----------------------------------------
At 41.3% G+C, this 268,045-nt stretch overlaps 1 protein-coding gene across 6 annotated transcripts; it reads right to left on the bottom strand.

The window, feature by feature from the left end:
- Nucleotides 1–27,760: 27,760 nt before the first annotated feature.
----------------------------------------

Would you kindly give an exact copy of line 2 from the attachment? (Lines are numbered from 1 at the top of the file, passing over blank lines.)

The window, feature by feature from the left end: